Islamic State propagandists are seeking to capitalize on last week's terror attack in London, which left five people dead and 40 injured, by flooding YouTube with hundreds of violent recruitment videos.
The online propaganda offensive comes as Britain demands social media companies scrub their sites of jihadist postings.
Amber Rudd, the country's interior minister, has vowed to "call time" on internet firms allowing terrorists "a place to hide" and has summoned some of the leading social media companies, including Facebook and Twitter, for what is being dubbed by British officials as "showdown talks" later this week.
Rudd says she is determined to stop extremists "using social media as their platform" for recruitment and for operational needs.
Floral tributes to the victims of the Westminster terrorist attack are placed outside the Palace of Westminster, London, March 27, 2017. Attacker Khalid Masood is believed to have used the messaging service WhatsApp before running down pedestrians on Westminster Bridge and stabbing to death a policeman.
Britain's security services are in a standoff with WhatsApp, which has refused to allow them access to the encrypted message the London attacker sent three minutes before he used an SUV to mow down pedestrians on Westminster Bridge and stabbed to death a policeman outside the House of Commons.
British security services are powerless to read that final message, which might cast light on whether the attack was a "lone wolf" or one aided and directed by others. Police investigators believe the terrorist acted alone and have seen no evidence that he was associated with IS or al-Qaida.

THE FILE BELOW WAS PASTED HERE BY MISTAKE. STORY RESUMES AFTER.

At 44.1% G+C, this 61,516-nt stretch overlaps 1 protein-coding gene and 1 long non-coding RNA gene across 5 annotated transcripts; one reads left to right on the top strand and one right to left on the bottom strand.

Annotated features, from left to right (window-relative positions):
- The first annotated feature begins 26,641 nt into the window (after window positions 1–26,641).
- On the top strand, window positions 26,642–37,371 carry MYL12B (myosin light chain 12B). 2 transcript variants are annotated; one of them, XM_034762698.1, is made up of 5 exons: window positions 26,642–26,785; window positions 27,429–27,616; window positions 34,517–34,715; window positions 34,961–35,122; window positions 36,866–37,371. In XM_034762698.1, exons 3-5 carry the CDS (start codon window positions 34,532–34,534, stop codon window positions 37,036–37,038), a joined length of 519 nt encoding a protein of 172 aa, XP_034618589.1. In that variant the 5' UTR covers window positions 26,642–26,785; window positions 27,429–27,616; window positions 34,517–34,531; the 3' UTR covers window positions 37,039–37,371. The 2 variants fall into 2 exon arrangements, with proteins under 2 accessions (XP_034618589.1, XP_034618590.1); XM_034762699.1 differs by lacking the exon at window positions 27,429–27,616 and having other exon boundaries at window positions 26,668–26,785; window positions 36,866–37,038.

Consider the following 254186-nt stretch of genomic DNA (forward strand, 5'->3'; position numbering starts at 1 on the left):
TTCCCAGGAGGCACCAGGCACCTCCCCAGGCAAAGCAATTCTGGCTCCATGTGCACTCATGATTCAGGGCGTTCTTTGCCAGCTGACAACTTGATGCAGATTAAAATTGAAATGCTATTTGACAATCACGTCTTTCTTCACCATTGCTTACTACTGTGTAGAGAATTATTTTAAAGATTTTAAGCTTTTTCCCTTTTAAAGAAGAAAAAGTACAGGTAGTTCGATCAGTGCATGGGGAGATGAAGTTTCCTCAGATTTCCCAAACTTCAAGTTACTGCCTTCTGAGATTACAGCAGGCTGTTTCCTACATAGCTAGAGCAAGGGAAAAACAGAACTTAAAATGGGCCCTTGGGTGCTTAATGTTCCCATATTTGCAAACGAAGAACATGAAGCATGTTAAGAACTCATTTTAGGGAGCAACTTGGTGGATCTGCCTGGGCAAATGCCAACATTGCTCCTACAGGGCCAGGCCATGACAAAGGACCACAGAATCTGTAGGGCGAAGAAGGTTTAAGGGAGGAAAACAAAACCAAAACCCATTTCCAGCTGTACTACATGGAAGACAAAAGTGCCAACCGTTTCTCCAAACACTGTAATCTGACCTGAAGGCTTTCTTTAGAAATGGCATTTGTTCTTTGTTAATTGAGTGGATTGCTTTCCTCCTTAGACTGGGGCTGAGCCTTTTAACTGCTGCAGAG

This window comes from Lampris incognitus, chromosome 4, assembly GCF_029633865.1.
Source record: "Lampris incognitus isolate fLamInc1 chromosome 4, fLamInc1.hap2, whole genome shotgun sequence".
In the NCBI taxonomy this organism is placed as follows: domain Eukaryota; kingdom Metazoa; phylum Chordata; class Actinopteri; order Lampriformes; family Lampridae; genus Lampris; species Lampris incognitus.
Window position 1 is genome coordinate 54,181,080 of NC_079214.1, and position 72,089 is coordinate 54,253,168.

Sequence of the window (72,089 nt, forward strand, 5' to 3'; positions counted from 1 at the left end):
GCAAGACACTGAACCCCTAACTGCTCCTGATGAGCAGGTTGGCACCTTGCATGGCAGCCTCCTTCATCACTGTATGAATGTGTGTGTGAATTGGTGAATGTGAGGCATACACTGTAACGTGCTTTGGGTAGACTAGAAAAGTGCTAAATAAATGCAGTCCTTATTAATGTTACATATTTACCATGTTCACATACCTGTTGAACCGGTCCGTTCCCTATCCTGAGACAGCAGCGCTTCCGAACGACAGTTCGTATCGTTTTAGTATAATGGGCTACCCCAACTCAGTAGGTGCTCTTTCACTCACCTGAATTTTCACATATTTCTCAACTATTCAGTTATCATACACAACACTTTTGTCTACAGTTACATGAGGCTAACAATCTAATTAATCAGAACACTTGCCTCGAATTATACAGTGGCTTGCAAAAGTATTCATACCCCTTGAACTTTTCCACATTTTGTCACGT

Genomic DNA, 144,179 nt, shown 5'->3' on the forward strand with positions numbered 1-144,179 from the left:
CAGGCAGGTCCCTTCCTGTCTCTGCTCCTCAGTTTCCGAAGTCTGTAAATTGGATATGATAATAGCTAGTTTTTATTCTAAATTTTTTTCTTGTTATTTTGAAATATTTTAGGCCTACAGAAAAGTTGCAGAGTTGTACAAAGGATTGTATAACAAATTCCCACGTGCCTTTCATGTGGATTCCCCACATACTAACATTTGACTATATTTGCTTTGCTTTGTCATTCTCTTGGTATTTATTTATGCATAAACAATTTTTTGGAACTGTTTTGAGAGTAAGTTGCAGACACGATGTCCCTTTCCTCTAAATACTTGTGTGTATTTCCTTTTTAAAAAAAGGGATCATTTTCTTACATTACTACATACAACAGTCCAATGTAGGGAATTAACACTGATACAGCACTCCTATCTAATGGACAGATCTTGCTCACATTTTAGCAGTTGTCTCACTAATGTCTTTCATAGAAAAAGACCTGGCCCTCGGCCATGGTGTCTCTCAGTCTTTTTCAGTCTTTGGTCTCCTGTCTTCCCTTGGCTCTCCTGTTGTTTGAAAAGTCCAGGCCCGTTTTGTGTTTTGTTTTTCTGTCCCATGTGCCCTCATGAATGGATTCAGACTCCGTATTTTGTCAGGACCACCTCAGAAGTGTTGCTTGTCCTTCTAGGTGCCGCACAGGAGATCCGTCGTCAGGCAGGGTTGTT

WhatsApp, which has a billion users worldwide, employs "end to end encryption" for messages, which the company says prevents even its own technicians from reading people's messages.
Officials want voluntary action
Rudd and other government ministers have launched a media onslaught, saying they are considering legislation to require online companies to take down extremist material. They argue this wouldn't be necessary if the companies recognized their community responsibilities.
FILE - Britain's Home Secretary Amber Rudd speaks during a vigil in Trafalgar Square, London, March 23, 2017.
Rudd told the BBC that Facebook, Google and other companies should understand they are not just technology businesses, but also publishing platforms. "We have to have a situation where we can have our security services get into the terrorists' communications," she argued. "There should be no place for terrorists to hide."
British Foreign Minister Boris Johnson joined in the condemnation of social media and online companies. "I think it's disgusting," he told The Sunday Times. "They need to stop just making money out of prurient violent material."
At a security conference last week in the United States, Johnson called for action.
"We are going to have to engage not just militarily, but also to stop the stuff on the internet that is corrupting and polluting so many people," he said. "This is something that the internet companies and social media companies need to think about. They need to do more to take that stuff off their media — the incitements, the information about how to become a terrorist, the radicalizing sermons and messages. That needs to come down."